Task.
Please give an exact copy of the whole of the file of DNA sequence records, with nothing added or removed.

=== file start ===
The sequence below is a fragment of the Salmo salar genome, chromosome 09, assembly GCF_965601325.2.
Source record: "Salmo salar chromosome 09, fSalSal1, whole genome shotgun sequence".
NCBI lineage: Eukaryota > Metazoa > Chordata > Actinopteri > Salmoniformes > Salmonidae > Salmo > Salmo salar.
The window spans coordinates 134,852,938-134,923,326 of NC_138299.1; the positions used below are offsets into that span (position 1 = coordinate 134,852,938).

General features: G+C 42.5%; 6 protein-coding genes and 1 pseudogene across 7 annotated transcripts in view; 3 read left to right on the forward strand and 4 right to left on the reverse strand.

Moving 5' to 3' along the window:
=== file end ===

The sequence below is a fragment of the Salmo salar genome, chromosome 09, assembly GCF_965601325.2.
Source record: "Salmo salar chromosome 09, fSalSal1, whole genome shotgun sequence".
NCBI lineage: Eukaryota > Metazoa > Chordata > Actinopteri > Salmoniformes > Salmonidae > Salmo > Salmo salar.
The window spans coordinates 134,852,938-134,923,326 of NC_138299.1; the positions used below are offsets into that span (position 1 = coordinate 134,852,938).

General features: G+C 42.5%; 6 protein-coding genes and 1 pseudogene across 7 annotated transcripts in view; 3 read left to right on the forward strand and 4 right to left on the reverse strand.

Moving 5' to 3' along the window: